Varicose Veins: Evaluating Modern Treatments, With Emphasis on Powered Phlebectomy for Branch Varicosities

Frank Vandy; Thomas W Wakefield


Interv Cardiol. 2012;4(5):527-536. 

In This Article

Treatment Options for Superficial Vein Reflux

As described above, the underlying pathologic process behind the formation of varicose veins lies within both deep and superficial reflux. Conventional teaching suggests that the underlying truncal or axial reflux must be treated in order to achieve success with superficial varicosities. Currently, treatment of deep axial reflux is limited to compression therapy with stockings, good exercise (e.g., walking, biking or swimming) and intermittent leg elevation. Although techniques of autologous valve transplant, autologous valve creation and surgical bypass have been described as therapeutic options for deep system reflux, no randomized trial has shown them to be more beneficial that compression. However, in the setting of superficial GSV and SSV or perforator reflux, surgical options exist.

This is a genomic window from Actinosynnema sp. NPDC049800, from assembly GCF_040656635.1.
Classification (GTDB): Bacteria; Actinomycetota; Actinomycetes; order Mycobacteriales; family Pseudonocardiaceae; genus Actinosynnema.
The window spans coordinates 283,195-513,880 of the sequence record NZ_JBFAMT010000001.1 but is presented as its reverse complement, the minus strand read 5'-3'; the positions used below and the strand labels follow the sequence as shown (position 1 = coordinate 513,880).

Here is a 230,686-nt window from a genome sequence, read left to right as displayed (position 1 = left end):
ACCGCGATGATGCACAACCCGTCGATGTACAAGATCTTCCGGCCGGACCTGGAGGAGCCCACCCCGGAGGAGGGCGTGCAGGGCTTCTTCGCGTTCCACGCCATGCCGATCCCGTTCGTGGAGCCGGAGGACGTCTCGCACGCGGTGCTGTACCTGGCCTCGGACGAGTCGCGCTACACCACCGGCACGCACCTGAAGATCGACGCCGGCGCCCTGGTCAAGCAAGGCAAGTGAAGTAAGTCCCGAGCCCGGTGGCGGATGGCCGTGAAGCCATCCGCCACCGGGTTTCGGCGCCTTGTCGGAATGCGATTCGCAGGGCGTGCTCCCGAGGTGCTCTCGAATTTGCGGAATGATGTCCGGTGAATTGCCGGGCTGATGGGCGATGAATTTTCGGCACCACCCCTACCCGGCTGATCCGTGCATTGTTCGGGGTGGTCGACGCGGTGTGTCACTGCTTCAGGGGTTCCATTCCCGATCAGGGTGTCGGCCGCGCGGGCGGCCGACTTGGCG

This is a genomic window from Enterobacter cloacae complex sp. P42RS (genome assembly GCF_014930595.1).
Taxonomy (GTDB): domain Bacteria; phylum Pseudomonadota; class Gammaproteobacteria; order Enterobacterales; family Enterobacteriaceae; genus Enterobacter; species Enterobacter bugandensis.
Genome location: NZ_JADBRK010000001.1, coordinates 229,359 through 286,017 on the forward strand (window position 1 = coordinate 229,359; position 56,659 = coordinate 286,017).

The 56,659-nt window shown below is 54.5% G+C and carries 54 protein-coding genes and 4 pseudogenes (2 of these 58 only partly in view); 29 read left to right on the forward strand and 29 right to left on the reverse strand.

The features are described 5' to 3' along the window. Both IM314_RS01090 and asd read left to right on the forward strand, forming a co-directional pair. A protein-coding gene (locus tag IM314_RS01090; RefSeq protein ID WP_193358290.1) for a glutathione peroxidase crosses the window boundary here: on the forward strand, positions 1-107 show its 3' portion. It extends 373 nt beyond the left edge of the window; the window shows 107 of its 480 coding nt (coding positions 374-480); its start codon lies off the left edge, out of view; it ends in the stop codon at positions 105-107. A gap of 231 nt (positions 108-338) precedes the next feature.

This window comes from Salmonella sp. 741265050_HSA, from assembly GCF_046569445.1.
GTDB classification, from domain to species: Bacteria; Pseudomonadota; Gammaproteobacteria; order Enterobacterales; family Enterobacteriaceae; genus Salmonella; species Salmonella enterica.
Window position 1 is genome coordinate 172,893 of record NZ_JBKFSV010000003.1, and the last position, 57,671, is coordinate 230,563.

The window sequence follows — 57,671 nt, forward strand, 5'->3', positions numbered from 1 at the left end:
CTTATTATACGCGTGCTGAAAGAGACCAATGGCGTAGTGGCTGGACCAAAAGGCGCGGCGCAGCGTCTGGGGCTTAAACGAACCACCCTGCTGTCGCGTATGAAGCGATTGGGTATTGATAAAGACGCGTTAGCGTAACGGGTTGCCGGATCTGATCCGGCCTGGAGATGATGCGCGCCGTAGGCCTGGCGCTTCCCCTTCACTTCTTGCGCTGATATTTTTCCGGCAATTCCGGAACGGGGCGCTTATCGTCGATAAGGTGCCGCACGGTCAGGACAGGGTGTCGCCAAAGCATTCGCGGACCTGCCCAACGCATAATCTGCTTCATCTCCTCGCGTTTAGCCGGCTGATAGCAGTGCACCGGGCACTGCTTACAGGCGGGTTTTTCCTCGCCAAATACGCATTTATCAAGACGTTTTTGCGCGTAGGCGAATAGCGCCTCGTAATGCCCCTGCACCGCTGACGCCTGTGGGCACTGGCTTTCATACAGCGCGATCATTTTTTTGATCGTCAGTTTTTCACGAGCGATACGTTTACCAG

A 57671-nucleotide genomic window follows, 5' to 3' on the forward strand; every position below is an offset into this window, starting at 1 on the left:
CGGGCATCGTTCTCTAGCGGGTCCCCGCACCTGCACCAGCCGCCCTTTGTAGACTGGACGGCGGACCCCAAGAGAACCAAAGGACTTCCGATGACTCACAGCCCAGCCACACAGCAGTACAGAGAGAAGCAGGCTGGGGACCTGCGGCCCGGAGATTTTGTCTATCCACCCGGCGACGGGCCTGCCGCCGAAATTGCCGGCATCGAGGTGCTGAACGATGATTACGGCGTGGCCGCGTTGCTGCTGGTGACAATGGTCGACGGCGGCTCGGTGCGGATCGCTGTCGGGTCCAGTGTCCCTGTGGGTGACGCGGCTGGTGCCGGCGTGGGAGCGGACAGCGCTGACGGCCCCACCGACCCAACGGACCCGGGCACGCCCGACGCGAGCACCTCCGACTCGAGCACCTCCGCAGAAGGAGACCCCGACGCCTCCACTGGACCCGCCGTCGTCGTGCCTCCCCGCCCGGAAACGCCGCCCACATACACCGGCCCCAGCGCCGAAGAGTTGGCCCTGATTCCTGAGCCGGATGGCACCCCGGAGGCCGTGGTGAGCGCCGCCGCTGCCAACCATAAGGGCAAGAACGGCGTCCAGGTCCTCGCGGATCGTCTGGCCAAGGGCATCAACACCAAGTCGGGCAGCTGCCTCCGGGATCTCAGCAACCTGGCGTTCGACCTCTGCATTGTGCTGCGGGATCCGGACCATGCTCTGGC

Historically, treatment of superficial system reflux centered on surgical disconnection of the GSV or SSV from its respective insertion into the common femoral or popliteal vein. This was followed by stripping the vein from its surrounding subcutaneous tissues to allow for removal. However, endovenous catheter treatment has made surgical stripping a procedure of the past. Endovenous ablation of the saphenous vein has become so successful that it has been assigned a grade 1B recommendation by the Society of Vascular Surgery.[15] In a large meta-analysis, both endovenous ablation and surgical stripping are statistically equivalent at 3 months with regard to efficacy and recurrence.[16–18] However, the less invasive endovascular ablation technique is less painful and allows for a quicker return to baseline function, making it superior to open surgery.[16] In a similar fashion, treatment of incompetent perforators can also be performed using endovascular catheter-based techniques.